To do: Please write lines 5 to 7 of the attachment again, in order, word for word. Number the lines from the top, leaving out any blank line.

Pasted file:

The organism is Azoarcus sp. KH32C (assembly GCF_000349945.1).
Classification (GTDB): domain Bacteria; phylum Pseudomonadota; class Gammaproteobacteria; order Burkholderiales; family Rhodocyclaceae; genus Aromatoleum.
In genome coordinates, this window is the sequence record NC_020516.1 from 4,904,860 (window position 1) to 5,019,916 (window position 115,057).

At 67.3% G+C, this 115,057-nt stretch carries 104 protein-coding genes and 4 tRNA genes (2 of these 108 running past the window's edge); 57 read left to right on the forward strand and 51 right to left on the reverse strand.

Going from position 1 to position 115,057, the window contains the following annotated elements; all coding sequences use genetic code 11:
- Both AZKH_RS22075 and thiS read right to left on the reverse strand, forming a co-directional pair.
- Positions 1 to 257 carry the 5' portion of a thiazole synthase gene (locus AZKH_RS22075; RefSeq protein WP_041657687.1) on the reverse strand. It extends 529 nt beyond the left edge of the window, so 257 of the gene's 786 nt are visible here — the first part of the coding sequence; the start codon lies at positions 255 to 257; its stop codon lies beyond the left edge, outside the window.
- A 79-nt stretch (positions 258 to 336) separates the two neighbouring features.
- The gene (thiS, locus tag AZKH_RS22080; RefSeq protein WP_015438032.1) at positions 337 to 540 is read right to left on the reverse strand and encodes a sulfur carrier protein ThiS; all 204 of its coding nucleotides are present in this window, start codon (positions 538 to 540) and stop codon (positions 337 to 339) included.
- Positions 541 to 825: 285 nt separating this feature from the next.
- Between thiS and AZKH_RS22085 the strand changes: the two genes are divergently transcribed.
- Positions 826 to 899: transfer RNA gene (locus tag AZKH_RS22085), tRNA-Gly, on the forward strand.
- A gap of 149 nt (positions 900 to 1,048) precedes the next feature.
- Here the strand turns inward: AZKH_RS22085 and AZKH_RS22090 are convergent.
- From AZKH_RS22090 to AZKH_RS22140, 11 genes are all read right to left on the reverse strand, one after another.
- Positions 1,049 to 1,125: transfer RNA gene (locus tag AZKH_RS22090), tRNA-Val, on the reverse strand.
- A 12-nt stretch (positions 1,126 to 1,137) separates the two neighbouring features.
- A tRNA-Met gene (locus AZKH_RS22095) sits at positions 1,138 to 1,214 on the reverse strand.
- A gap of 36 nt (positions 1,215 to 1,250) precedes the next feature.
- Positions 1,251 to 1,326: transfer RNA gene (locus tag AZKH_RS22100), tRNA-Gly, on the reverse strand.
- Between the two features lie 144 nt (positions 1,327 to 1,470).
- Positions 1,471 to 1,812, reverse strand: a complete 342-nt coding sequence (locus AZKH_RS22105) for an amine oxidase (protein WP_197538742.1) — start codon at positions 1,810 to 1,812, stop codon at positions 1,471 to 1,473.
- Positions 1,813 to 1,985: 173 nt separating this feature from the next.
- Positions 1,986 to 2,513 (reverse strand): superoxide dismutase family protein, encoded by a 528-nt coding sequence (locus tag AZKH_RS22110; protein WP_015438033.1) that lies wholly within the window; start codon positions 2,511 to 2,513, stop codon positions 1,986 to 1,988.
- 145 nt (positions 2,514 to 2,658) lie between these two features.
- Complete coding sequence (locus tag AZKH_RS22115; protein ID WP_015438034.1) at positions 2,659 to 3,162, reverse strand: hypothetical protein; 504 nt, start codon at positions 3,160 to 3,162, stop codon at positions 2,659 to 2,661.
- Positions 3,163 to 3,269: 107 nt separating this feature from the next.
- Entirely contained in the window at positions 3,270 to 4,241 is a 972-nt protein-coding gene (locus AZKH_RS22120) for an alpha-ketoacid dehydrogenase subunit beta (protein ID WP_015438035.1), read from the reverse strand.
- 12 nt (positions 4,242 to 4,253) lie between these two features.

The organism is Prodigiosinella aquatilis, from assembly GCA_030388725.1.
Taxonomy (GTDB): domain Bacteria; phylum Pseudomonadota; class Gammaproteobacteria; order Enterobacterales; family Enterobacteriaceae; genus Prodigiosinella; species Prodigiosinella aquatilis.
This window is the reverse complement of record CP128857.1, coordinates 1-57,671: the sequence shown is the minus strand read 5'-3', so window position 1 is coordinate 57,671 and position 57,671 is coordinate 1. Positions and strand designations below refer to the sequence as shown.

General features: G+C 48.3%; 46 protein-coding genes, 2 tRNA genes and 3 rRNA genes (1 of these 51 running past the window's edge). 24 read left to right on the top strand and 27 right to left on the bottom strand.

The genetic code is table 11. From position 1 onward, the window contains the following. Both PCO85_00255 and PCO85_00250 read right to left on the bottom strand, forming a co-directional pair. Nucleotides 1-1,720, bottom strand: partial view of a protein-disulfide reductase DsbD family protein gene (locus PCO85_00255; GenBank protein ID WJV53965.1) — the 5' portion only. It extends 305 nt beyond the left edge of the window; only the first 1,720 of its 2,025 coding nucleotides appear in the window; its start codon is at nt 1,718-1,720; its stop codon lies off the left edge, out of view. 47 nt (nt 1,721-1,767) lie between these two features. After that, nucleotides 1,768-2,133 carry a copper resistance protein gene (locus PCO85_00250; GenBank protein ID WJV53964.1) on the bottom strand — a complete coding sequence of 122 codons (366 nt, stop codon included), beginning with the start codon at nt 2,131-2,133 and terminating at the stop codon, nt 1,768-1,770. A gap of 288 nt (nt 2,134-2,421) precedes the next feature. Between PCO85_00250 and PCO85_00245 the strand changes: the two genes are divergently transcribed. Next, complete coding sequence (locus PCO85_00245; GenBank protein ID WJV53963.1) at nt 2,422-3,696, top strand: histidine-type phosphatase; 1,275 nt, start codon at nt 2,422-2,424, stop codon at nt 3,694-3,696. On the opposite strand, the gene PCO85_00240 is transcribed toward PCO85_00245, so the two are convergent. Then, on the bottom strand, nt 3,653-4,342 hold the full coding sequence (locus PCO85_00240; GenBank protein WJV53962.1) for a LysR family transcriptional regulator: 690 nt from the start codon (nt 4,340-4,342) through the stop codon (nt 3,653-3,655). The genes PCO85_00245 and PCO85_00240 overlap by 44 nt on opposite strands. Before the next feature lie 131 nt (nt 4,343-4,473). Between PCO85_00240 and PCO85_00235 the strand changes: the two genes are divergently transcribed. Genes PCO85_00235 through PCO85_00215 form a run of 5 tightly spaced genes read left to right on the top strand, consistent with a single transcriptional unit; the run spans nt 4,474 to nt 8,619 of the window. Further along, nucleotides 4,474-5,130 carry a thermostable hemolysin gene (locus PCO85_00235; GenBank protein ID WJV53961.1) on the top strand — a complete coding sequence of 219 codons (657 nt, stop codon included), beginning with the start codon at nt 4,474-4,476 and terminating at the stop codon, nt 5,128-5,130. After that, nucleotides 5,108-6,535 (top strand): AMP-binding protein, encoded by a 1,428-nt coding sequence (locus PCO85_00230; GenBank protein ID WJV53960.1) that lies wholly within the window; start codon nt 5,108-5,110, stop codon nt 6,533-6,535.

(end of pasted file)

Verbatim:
Going from position 1 to position 115,057, the window contains the following annotated elements; all coding sequences use genetic code 11:
- Both AZKH_RS22075 and thiS read right to left on the reverse strand, forming a co-directional pair.
- Positions 1 to 257 carry the 5' portion of a thiazole synthase gene (locus AZKH_RS22075; RefSeq protein WP_041657687.1) on the reverse strand. It extends 529 nt beyond the left edge of the window, so 257 of the gene's 786 nt are visible here — the first part of the coding sequence; the start codon lies at positions 255 to 257; its stop codon lies beyond the left edge, outside the window.